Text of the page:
Employees spend summer sweating to pay the bills

Jobs must get done outdoors despite heat

July 21, 2005|By Laura Barnhardt | Laura Barnhardt,SUN STAFF

The meteorologists said a cold front came through Baltimore yesterday. But standing over a smoking 100-gallon drum, DaRon Battle wasn't feeling it.

He and his stepbrother, Jake Davis, get the pit-beef grill outside their father's Falls Road store to 170 degrees by 9 a.m. and keep it going all day. They stand in the shade of Shorty's Pit Beef and Country Store and gulp ice water and Gatorade between orders -- most of which they've memorized and shout to their regular customers by way of greeting.

Forget hello. "Medium rare?" Battle says to an Elkridge carpet salesman who dashes into the store, where three air conditioning units are running on max.

Maybe this isn't the sweatiest job to have in July, but watching Davis and Battle flip slabs of meat is enough to rethink complaining about the weather.

"You get used to it," says Davis. "We're out here in the snow, too. We shovel and start cooking. I like this weather better."

A pit-beef man lives by the heat. Baltimoreans can't live on snowballs alone, and who wants to turn on the oven or fire up a grill when it's this hot and humid? Shorty's guys.

By 2 p.m., they've sold out of Italian sausage, fed a stream of landscaping crews, and given a sandwich and directions to a lost tourist who happened across the stand and store just north of St. Paul's School.

When the lunch rush ends, they've heard about every variation on the jokes about sizzling eggs and predictions that it's got to be 100 in the shade. A lot of "Man, how can you stand there like that?"

The answer, Davis tells them: "I've got to pay the rent, just like you."

He and his brother aren't the only ones trying to keep the sultry situation in perspective.

"It's only 88 degrees in Bawlmer," Jim DeCarufel, a meteorologist with the National Weather Service, said yesterday.

"A weak cold front came in overnight, and through the early morning hours that dropped the humidity a little bit," DeCarufel said. Today, he said, Baltimoreans can expect "more of the same."

Through tomorrow, highs should be in the upper 80s and low 90s. The humidity returns tomorrow afternoon, with thunderstorms expected, he said.

The trend hasn't helped Roy King, who opened his Bel Air produce stand a week later than normal this year because of the summer heat. While the spring brought plenty of rain to his Eastern Shore farm, the heat dried up much of the moisture and delayed his crops' growth.

"Spring is supposed to gradually come into summer," King said at his stand on Main Street. "This year it went from real cool to real hot."

In the Eldersburg area of Carroll County, Herb Hilton's crew was patching potholes yesterday. His assignment for the day was one dreaded by road workers: holding the "stop" and "slow" sign.

"When you're back there working, the time flies. But up here, 30 minutes feels like six hours," said Hilton, 30, with sweat dripping from his hat under a sweltering morning sun.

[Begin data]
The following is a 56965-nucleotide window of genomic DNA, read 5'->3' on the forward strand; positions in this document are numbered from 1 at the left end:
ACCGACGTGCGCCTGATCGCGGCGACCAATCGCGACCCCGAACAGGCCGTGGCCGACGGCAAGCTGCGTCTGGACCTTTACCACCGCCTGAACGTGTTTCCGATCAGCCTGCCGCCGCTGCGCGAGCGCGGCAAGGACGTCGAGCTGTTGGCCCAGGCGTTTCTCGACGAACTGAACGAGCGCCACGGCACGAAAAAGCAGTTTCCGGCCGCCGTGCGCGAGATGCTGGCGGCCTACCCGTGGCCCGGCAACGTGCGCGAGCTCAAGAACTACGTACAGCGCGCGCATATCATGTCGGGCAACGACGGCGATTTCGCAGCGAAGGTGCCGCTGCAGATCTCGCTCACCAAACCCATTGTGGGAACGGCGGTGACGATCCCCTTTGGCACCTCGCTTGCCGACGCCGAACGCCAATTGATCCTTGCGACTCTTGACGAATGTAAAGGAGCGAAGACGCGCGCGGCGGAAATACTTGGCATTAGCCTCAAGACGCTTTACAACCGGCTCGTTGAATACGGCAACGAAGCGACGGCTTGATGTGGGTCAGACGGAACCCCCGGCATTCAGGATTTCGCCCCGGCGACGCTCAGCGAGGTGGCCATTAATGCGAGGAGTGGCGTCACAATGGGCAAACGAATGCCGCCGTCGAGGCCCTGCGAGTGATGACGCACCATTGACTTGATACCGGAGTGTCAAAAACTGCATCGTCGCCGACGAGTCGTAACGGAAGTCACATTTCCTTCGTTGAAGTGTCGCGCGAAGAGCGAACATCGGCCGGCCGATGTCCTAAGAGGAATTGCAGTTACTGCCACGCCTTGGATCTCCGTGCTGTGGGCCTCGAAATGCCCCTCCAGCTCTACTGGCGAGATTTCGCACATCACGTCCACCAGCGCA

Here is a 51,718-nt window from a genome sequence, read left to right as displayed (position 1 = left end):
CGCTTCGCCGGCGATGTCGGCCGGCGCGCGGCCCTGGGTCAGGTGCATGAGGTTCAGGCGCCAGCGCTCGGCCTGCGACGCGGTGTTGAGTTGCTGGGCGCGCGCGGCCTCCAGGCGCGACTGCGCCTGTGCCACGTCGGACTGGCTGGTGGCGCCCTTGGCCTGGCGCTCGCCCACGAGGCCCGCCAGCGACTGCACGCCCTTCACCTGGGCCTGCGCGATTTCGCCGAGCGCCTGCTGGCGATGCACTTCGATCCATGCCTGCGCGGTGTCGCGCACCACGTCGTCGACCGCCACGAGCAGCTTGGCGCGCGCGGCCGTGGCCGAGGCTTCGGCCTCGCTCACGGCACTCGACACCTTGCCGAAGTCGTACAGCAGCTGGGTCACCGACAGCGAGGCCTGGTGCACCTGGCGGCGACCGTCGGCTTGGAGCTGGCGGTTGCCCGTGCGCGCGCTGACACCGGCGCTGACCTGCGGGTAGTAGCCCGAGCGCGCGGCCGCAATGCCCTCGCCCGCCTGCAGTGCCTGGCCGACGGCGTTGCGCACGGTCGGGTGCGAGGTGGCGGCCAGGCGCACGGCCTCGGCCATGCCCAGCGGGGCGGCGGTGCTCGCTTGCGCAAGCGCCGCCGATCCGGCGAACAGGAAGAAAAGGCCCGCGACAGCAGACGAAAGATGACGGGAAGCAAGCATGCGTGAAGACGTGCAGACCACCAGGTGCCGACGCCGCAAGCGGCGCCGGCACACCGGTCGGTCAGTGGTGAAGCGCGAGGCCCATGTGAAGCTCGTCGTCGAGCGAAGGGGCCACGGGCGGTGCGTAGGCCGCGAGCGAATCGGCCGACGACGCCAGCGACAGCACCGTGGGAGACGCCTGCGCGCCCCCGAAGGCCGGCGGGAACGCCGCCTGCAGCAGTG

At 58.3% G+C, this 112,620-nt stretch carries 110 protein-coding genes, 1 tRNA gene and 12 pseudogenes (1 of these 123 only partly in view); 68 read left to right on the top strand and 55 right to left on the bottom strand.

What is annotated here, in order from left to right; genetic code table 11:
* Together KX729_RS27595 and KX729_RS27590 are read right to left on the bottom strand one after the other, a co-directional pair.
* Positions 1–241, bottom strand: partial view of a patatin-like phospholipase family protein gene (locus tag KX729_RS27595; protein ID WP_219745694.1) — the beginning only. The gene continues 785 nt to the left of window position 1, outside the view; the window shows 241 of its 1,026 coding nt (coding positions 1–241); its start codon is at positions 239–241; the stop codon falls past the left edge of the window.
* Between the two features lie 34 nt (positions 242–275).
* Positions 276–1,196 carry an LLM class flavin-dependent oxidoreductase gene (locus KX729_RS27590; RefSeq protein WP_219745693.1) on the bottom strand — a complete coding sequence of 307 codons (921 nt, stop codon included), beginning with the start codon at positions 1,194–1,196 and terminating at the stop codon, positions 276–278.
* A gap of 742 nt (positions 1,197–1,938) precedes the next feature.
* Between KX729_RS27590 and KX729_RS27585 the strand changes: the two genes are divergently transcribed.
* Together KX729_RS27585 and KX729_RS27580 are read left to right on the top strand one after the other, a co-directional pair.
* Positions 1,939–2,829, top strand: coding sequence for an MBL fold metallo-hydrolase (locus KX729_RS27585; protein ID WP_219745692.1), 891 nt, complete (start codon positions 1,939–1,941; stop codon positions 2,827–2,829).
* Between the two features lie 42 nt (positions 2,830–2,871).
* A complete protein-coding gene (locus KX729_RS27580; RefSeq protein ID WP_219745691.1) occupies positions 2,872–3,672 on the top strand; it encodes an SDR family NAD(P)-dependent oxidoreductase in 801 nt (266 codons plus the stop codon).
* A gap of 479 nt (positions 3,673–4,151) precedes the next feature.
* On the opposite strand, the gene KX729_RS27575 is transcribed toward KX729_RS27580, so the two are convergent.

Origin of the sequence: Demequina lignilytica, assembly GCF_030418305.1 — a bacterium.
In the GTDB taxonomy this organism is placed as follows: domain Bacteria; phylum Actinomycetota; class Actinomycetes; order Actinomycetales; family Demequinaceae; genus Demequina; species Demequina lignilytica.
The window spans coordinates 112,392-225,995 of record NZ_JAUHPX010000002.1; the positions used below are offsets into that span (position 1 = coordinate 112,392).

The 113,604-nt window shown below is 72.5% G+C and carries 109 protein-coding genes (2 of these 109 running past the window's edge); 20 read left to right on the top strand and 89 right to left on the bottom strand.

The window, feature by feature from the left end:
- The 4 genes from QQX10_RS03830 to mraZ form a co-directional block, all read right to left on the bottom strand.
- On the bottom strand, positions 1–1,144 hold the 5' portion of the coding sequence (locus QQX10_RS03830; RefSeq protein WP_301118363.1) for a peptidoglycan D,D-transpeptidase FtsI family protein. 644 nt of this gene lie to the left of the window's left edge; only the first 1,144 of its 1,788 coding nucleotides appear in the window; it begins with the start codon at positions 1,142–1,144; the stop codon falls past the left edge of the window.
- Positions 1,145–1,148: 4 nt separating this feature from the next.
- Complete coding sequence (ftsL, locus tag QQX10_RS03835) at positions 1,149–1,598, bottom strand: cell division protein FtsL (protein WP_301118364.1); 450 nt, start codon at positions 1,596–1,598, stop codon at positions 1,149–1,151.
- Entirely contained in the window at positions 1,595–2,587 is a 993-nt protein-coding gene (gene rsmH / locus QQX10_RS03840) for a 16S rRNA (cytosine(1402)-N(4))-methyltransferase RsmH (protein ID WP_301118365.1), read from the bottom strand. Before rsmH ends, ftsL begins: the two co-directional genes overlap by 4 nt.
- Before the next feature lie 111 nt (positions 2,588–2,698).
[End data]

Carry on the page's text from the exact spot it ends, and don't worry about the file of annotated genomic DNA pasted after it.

The crew's foreman, Max Kuznik, 51, of Hanover, Pa., said he reminds his workers to take frequent breaks in the shade and to drink plenty of water.

"Standing over that blacktop, which is about 325 degrees, you have to pace yourself," he said.

In Howard County yesterday, Jim McElroy, 44, of Woodbine was helping to build a children's splashpad next to Columbia's Hopewell community swimming pool. As if the constant concrete dust wasn't irritating enough, he watched people lounging poolside and swimming in the cool aqua water.

"It's hell, no fun at all working out here," McElroy said, asking a co-worker to spray him with a hose used to wash the concrete.

Angie Hughes, along with a few other teenagers, has been hired over the summer to show motorists how to use the parking meters in Annapolis. She said she comes prepared each day with "sunscreen, water, more water and just an umbrella."

"It's a lot like camp," she said. Except without the trees.

Claire Burnham, who was delivering menus to Shorty's and picking up lunch, stepped inside the store and welcomed the 20-degree drop in temperature. But Hazel Norment, a 72-year- old Lutherville native who works the register, said she doesn't like the air-conditioning, adding, "I never turn it on at home."

Norment, who was once known as "Miss Snow Ball" because she worked at a stand nearby, these days makes the coleslaw and potato salad for Shorty's. And from her perch behind the cash register, she hands a rose to every woman who comes through the door.

Shorty -- legally Dwayne Davis -- is at his brother's wedding in Las Vegas. He started grilling for neighbors in the parking lot of an Owings Mills apartment complex. About 10 years ago, he started working a pit at the now-closed Windy Valley store in Greenspring Station, where he developed a loyal following. Last summer, Shorty, who is 5-feet, 2-inches tall, bought his current store.

"Shorty calls it something like Mayberry," says Battle.

Battle offers a slice of turkey to Mike Weatherstein, a fuel truck driver who has come to fill the station's gas tanks.

It takes about 30 seconds for the talk in the store to turn to weather.

"I've got to stand out in this all day," says Weatherstein, his face red and dripping with sweat. "But I'd rather be sweating than shivering."

Sun staff writers Larry Carson, Gina Davis, Phillip McGowan and Josh Mitchell contributed to this article.

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